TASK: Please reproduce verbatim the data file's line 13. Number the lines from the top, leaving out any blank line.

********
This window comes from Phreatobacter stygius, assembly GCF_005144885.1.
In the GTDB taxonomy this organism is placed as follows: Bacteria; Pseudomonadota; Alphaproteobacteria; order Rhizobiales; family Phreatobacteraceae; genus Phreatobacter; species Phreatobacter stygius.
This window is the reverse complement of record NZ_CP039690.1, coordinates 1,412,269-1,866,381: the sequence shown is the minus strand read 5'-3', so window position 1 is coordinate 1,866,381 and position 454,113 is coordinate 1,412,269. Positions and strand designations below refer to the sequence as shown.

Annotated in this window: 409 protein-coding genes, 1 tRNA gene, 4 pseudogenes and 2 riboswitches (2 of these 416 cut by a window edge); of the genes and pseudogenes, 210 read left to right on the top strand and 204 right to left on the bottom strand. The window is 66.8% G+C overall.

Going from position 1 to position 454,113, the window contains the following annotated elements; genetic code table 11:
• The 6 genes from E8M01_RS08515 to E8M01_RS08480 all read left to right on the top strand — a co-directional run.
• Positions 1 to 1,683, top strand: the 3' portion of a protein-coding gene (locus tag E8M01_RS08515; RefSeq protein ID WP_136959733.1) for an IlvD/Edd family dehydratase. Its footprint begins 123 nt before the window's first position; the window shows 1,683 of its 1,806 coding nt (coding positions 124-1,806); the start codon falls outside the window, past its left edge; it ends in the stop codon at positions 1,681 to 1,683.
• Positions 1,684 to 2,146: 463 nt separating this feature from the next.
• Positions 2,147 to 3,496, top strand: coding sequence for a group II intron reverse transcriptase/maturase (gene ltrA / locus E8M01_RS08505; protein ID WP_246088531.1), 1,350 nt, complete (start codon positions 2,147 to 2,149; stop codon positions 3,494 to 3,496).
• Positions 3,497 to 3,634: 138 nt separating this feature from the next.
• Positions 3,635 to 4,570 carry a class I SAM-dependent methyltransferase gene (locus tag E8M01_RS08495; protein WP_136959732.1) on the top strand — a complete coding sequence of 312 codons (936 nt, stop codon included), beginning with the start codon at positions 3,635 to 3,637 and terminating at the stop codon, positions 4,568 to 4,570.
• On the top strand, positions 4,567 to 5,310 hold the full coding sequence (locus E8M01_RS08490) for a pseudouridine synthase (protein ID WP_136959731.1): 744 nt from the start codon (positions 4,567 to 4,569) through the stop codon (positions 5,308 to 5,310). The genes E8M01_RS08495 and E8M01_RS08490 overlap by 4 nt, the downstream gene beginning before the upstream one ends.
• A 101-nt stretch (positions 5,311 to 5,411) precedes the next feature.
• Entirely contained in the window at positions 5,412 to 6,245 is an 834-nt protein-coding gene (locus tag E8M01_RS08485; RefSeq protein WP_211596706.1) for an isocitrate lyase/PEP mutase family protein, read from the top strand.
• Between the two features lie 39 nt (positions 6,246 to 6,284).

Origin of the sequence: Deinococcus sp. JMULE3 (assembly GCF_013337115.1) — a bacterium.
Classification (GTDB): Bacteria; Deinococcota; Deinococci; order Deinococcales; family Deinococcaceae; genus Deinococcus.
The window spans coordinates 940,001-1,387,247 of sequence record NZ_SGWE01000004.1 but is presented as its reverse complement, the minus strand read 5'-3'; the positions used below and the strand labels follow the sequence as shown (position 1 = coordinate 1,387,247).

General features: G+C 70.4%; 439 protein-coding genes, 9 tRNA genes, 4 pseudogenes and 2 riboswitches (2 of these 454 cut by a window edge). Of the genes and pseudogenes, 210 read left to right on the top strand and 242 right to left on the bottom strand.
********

• A 101-nt stretch (positions 5,311 to 5,411) precedes the next feature.